This piece of simple middlweware catches requests that begin with "www" and redirects them to the equivalent "non-www" address. For example, a request to "http://www.example.org" will be redirected to "http://example.org".
This kind of redirect adheres to the no-www philosophy, which advocates websites having a canonical address without the wasteful "www" subdomain. For a site to have a canonical address, it must have a single, preferred URL. If a site has multiple URLs that return the same content (e.g., a CNAME alias for "http://www.example.org" that points to "http://example.org"), search engines might interpret these URLs as different resources, thus affecting search rankings and their appearance. That's why a site should have a canonical URL. But since many users still think "www" is a necessary part of a web address, it's important to allow "www" requests and redirect these requests to the "non-www" equivalent.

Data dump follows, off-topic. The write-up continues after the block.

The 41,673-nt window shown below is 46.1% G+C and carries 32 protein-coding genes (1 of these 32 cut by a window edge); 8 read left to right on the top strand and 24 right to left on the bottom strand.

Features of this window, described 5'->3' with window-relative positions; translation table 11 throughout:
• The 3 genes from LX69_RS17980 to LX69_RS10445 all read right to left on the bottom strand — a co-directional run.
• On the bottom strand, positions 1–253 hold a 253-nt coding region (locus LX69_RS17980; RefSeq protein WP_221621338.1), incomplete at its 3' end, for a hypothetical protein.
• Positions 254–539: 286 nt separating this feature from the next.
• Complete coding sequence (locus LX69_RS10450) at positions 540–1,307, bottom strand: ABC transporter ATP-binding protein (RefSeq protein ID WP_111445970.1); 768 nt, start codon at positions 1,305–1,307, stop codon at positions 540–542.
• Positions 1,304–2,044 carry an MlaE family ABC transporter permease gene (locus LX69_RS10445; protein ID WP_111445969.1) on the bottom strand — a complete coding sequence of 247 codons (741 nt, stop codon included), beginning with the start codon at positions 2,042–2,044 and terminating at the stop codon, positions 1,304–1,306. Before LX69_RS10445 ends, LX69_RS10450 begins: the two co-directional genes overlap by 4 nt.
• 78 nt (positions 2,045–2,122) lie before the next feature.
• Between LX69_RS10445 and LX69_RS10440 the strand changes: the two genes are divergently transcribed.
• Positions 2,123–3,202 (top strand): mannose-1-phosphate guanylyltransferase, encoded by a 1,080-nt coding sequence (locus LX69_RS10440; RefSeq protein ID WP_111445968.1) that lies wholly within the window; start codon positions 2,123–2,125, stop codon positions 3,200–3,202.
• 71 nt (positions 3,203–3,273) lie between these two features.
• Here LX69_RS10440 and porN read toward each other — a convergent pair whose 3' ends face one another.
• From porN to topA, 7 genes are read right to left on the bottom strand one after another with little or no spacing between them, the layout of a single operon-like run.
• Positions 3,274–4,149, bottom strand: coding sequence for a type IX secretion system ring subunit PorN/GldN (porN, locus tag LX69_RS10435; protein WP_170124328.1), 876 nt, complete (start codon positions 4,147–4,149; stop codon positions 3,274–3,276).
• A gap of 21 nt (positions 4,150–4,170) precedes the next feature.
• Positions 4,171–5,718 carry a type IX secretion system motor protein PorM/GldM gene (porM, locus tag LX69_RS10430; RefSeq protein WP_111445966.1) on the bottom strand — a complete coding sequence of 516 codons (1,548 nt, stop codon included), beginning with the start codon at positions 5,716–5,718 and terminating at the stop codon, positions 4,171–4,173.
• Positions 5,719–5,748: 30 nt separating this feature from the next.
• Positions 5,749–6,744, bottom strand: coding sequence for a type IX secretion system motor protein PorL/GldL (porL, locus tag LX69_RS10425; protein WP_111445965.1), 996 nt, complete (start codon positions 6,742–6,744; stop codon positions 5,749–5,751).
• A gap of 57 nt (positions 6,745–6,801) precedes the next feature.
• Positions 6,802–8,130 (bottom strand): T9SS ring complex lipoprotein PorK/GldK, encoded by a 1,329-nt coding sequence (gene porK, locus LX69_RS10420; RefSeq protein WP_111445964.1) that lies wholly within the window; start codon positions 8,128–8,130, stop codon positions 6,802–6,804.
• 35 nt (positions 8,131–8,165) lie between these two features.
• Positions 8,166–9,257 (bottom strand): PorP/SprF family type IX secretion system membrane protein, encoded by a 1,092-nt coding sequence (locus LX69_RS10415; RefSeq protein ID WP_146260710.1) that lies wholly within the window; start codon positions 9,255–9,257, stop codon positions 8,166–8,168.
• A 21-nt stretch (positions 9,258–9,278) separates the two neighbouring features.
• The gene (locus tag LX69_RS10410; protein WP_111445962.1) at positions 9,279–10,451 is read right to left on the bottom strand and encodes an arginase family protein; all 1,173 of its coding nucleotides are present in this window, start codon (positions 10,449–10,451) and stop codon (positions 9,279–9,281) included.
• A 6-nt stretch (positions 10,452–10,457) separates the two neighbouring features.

Redirecting to a canonical URL might better be performed at the DNS level, or directly by the webserver (e.g., Apache or nginx). Alas, not all DNS services allow such configuration, and some cloud-based hosting solutions, (e.g., Heroku) don't allow explicit server configuration. Hence this piece of middleware.
$ gem install rack-no-www
require 'rack/no-www' where appropriate, and then include the
middleware in the Rack stack. In Rails 3, for example, the
config/application.rb might be adjusted accordingly to place the
middleware at the top of the Rack stack::
Module MyApp class Application < Rails::Application ... if Rails.env.production? config.middleware.insert_before Rack::Lock, Rack::NoWWW end end end
This gem is simply a packaged version (with tests) of the idea outlined here by Trevor Turk.